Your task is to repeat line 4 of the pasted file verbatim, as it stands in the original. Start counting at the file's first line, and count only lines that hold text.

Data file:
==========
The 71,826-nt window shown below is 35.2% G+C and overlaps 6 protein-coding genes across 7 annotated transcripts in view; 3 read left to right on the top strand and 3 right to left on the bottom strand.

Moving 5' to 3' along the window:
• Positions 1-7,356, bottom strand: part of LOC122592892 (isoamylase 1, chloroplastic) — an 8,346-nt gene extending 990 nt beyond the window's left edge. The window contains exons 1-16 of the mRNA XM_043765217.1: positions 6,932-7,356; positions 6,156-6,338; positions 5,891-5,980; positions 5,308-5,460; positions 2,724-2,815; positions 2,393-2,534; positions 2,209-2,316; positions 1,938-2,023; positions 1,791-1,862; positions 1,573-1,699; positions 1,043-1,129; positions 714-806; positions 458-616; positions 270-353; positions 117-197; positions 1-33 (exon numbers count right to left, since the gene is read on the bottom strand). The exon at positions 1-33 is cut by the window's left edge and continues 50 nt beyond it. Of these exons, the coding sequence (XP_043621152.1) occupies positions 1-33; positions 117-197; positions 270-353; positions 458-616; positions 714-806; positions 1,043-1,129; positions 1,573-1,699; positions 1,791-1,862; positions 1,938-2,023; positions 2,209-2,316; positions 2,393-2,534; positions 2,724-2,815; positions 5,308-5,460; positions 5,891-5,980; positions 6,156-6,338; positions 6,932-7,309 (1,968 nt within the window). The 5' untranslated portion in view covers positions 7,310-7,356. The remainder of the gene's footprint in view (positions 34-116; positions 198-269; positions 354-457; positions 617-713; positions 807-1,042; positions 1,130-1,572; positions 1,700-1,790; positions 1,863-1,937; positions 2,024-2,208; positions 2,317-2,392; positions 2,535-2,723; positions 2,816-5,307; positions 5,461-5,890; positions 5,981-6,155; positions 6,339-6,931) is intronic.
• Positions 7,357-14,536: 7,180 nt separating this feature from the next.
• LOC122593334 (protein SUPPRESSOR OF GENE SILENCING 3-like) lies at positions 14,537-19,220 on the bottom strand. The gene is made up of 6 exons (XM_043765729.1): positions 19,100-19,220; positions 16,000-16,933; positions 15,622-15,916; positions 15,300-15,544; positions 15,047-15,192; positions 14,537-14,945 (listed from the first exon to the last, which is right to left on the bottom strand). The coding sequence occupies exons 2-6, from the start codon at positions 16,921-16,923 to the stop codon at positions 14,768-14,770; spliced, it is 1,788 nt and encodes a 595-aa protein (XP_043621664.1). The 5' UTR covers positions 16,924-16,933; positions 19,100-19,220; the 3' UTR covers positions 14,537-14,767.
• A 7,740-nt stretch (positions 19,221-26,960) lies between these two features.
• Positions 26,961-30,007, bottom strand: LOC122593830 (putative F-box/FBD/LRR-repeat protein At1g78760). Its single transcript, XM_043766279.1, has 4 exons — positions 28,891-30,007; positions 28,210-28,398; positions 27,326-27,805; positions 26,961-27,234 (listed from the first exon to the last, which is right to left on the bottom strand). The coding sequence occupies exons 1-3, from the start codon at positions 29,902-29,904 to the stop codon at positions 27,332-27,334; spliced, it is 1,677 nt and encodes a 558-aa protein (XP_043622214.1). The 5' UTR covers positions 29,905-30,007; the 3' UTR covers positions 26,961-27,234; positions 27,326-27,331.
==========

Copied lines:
• Positions 7,357-14,536: 7,180 nt separating this feature from the next.